One of the most challenging steps in deploying or migrating an application or infrastructure to a cloud computing environment is first determining if such a move makes sense. This isn’t purely security-related issue, as application developers, infrastructure administrators and business managers all have to assess if the cloud will make their lives easier, or lock them into yet another technological fad with long-term consequences. Now maybe the decision ends up being based on the prettiest sales presentation or the hottest business article, but for those of us in security, it’s important that we understand, assess and effectively communicate potential
While cloud computing can be an incredibly complex undertaking fraught with technological minefields, starting your project with a matrix-based, detailed mathematical risk model is likely one of the fastest was to ensure you won’t be invited to those lunchtime working sessions. Early in the project it’s far more important to communicate visceral risk in business terms, as opposed to scaring folks into thinking the C.I.A. is monitoring your project.
As I was helping edit the second version of the Cloud Security Alliance’s Security Guidance document released in late 2009, I realized that one thing missing from the document -- and most every risk framework -- was context. It is all too easy to jump deep into products and probabilities and lose track of the big picture. Thus I wrote the guide’s “Editorial Note on Risk” to provide a simpler, quicker starting point to get you engaged sooner and help determine if a project is even worth pursuing before you start dedicating significant resources.
At the core of the process are six basic questions for assessing cloud computing risks that, when you get down to it, are the core of any good risk assessment. These questions help us discuss our traditional confidentiality, availability and integrity using plain business terms designed to strike home to non-security people in the language they more commonly use. Consider how your organization would be harmed if:
- The asset – data, application or process -- became widely public and distributed.
- An employee of the cloud provider accessed the asset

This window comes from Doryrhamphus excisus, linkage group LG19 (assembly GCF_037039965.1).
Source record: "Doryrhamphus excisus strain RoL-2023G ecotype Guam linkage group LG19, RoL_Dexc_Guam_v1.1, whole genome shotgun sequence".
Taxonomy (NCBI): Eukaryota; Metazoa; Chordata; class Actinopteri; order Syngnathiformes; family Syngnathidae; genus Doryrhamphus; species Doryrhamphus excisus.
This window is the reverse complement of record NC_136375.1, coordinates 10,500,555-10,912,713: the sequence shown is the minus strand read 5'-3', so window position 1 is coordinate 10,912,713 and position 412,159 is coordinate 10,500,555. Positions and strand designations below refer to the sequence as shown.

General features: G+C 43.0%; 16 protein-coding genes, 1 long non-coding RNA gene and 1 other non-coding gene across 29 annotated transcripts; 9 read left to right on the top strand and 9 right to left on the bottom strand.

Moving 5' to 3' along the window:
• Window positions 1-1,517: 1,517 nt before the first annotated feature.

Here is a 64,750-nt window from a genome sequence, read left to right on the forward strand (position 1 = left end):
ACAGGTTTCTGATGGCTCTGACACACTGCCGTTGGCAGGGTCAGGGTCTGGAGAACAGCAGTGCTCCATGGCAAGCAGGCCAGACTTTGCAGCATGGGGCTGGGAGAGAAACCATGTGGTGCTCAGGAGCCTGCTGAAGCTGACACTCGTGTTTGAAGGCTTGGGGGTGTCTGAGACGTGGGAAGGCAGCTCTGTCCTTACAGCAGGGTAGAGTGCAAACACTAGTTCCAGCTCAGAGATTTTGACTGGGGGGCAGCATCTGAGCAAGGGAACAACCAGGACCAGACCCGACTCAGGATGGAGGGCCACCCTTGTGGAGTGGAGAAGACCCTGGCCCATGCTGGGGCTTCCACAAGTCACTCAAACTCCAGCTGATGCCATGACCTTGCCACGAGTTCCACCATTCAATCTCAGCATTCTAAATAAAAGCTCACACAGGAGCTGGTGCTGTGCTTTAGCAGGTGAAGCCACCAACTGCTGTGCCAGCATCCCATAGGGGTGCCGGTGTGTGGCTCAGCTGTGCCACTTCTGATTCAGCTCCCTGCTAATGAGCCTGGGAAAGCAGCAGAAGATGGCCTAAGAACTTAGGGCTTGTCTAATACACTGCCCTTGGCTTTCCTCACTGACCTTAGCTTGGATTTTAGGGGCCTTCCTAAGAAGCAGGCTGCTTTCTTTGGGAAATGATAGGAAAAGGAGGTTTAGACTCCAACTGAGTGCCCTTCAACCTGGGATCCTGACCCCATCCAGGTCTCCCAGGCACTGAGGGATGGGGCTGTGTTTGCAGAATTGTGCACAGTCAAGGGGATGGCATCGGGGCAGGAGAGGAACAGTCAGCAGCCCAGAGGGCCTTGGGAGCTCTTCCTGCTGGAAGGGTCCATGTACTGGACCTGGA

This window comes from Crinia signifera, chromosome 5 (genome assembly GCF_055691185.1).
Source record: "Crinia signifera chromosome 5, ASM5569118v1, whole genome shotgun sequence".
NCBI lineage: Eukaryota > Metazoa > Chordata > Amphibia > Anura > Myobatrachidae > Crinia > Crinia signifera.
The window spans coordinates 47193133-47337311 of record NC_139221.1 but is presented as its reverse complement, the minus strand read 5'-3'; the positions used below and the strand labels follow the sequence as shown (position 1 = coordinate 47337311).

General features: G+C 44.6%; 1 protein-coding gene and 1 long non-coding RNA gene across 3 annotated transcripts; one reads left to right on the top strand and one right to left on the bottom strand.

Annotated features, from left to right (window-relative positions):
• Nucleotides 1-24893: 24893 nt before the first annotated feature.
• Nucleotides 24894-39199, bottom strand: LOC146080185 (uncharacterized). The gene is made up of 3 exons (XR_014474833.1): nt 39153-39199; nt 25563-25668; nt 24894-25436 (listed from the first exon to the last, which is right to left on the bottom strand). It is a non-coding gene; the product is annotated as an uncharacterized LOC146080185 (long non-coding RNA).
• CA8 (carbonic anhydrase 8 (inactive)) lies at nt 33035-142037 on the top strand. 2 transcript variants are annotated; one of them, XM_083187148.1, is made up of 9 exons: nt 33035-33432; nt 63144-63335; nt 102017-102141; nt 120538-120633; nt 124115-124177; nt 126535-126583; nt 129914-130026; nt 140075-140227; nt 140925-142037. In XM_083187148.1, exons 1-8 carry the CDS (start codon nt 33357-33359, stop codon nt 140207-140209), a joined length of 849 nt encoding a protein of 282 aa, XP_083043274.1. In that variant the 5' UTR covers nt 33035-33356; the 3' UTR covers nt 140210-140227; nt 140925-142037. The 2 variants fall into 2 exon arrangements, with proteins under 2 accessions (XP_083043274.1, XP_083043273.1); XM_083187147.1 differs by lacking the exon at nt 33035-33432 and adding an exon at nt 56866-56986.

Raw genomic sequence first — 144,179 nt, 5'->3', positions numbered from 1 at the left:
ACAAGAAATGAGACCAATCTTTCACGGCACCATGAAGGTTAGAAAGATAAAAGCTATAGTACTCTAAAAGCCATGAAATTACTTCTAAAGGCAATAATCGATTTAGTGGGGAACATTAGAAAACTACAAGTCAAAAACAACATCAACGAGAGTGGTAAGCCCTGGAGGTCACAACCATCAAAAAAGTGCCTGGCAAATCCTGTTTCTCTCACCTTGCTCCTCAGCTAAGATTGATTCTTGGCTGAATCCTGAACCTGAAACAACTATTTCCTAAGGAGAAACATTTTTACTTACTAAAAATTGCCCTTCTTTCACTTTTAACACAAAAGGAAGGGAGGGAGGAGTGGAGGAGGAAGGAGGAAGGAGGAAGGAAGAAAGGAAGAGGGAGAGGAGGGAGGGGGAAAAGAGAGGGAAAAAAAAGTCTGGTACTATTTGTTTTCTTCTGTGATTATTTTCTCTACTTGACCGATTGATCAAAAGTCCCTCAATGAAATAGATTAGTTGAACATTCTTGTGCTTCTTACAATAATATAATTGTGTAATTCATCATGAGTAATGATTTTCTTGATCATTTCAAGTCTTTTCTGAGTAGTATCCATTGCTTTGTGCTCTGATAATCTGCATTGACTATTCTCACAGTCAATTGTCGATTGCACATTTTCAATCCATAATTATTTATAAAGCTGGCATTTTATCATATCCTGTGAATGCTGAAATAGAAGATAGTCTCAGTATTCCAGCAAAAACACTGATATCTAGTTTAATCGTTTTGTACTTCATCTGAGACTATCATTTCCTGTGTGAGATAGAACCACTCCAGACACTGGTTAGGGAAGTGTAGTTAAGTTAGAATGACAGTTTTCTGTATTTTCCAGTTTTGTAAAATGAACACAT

- The process or function was manipulated by an outsider.
- The process or function failed to provide expected results.
- The information/data were unexpectedly changed.
- The asset were unavailable for a period of time.
You’ll notice these questions drive right at the most common concerns about cloud computing risks. Would it hurt our business if data became widely public or someone in our provider peeked at it? Are we worried about a hacker changing how it works or altering data? What would the damage be if the cloud service went down?
These aren’t FUD; we should be asking these same sorts of questions about our internal infrastructure. And in some cases, the cloud might provide better answers than handling things ourselves. Your goal (if you read the entire framework) isn’t to perform a full risk assessment, but to quickly determine if the cloud makes sense for the project in the first place. And to do so in a way that anyone else can easily understand.
The real trick is that you can’t do this on your own. Go to the sponsors and other stakeholders in the project and have them fill out a sentence or three for each question, and then compile and distribute the results. This gets everyone on the same page, even if you don’t all agree.
About the author:
Rich Mogull has nearly 20 years experience in information security, physical security, and risk management. Prior to founding independent information security consulting firm Securosis, he spent seven years at Gartner Inc., most recently as a vice president, where he advised thousands of clients, authored dozens of reports and was consistently rated as one of Gartner's top international speakers. He is one of the world's premier authorities on data security technologies, including DLP, and has covered issues ranging from vulnerabilities and threats, to risk management frameworks, to major application security.
This was first published in February 2011